A retired professor of history at Fairleigh Dickinson University in New Jersey, "Captain Jack" has volunteered his expertise and countless hours to the development and promotion of equestrian sports and organizations. Read more
Fritz rode hunters and jumpers in his youth. As a student at Princeton (NJ) University in the late 1940s, he developed an interest in dressage. He rode with the Princeton Riding Club, which was run by Anita Hazek, an Austrian native who had trained at the Spanish Riding School after World War II. At the riding club he also had the opportunity to study with Major Deszo Szalgyi, a graduate of the Hungarian Cavalry School.
After college, Fritz entered military service. While stationed in Tokyo during the Korean War, he rode regularly at the Imperial Palace, taking instruction from two members of the 1932 Japanese Olympic dressage and eventing teams. In the spring of 1952, he participated in a show-jumping competition that included Crown Prince Akahito, who later became the emperor of Japan.
Fritz has been a driving force behind several equestrian organizations for more than 50 years. In 1951, when the United States Equestrian Team (USET) was established, he joined and soon assumed a leadership role. By 1965, he was the director of the new organization. From 1974 to 1989, he served as the USET's executive vice president. Later he would go on to a volunteer role of the USET's assistant secretary treasurer.
Fritz became similarly involved in the United States Pony Clubs. He joined the USPC in 1955, a year after its founding, and soon became its president. Through his friendship with Alexander Mackay-Smith, a foxhunting enthusiast who was the founding editor of the English-riding world's newsweekly bible The Chronicle of the Horse, Fritz became involved in the sport of eventing. He would help found the United States Combined Training Association (now the U.S. Eventing Association) in 1959, and would serve as the USCTA's governor, vice president, and advisory-committee member.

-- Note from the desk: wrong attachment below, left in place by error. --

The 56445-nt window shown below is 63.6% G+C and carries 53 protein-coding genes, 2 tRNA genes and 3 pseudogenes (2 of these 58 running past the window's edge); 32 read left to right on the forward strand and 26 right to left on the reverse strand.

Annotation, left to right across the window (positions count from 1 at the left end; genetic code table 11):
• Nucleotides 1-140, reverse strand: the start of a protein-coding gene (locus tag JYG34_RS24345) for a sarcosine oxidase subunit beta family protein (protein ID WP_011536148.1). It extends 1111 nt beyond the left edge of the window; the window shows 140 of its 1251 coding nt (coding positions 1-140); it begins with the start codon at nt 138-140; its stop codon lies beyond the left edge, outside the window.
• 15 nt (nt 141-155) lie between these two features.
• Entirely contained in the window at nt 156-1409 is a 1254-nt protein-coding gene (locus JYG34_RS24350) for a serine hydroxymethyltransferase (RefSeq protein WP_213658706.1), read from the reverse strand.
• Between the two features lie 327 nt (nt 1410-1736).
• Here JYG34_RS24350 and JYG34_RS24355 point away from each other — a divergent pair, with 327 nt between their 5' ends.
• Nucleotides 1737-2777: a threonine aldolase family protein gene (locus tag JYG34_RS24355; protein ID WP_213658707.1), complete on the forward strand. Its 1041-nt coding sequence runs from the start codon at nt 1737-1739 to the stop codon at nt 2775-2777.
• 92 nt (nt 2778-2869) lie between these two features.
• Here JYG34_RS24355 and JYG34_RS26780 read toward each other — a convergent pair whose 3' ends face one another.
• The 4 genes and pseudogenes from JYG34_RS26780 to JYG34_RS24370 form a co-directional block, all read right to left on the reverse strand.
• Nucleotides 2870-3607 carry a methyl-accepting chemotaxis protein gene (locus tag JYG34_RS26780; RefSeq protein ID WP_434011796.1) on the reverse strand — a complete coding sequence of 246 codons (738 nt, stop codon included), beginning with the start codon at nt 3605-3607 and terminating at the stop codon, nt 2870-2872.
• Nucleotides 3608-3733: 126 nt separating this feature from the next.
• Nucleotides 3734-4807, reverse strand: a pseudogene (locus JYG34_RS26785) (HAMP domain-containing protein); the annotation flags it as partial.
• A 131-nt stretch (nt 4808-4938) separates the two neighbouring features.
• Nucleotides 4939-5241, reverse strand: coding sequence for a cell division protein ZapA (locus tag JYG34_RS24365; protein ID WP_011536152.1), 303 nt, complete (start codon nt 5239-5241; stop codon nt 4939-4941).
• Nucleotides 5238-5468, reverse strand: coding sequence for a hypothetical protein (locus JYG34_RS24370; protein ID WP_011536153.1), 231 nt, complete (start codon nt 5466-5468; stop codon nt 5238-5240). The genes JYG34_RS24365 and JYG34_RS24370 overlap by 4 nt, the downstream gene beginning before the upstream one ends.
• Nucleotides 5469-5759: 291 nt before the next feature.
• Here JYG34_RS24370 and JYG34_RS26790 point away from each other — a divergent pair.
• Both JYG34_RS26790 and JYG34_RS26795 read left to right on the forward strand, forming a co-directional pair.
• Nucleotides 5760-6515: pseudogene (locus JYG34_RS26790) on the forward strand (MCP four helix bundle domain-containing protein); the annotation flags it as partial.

As if that weren't enough, Fritz has been active in the United States Equestrian Federation (formerly the American Horse Shows Association) since the 1960s. He served as both chair and a member of the AHSA Dressage and Eventing Committees, and played an important role in establishing the AHSA's rules for those disciplines. A driving enthusiast to boot, Fritz is also a founding member of the Gladstone (NJ) Driving Association.
Fritz helped to establish several regional dressage organizations in the U.S. in the early 1970s, including the Eastern States Dressage and Combined Training Association and the Delaware Valley Combined Training Association. He lent his support to the movement to establish a national dressage organization and attended the founding meeting of the United States Dressage Federation in Lincoln, Nebraska, in 1973. USDF founder Lowell Boomer called on Fritz's leadership skills and knowledge of the equestrian community's political workings to chair the proceedings and keep order. With his keen sense of humor and his air of authority, Fritz inspired the attendees to work together to lay the groundwork for the new organization.
Like Hans Moeller, Fritz was a strong supporter of young riders. He believed that young riders in North America needed a continental championships similar to those held in Europe, and the creation of the North American Young Riders' Championships in the 1970s is largely the result of his efforts. The eventing competition debuted first, in 1974, with dressage joining the NAYRC in 1981 and jumping, in 1983.
Somehow Fritz also found the time to earn his judge's and technical delegate's licenses. He became one of the first dressage and eventing judges in the U.S. in the 1950s. He later earned FEI "I" credentials in both sports, officiating at the 1984 Olympic Games, the 1987 Pan American Games, and six European Pony Riders Continental Championships.
"Captain Jack's" endless energy and "get it done" attitude was a huge driving force behind the advancement of equestrian sports in the U.S., and for his contributions to dressage the USDF inducted him into its Hall of Fame in 2000.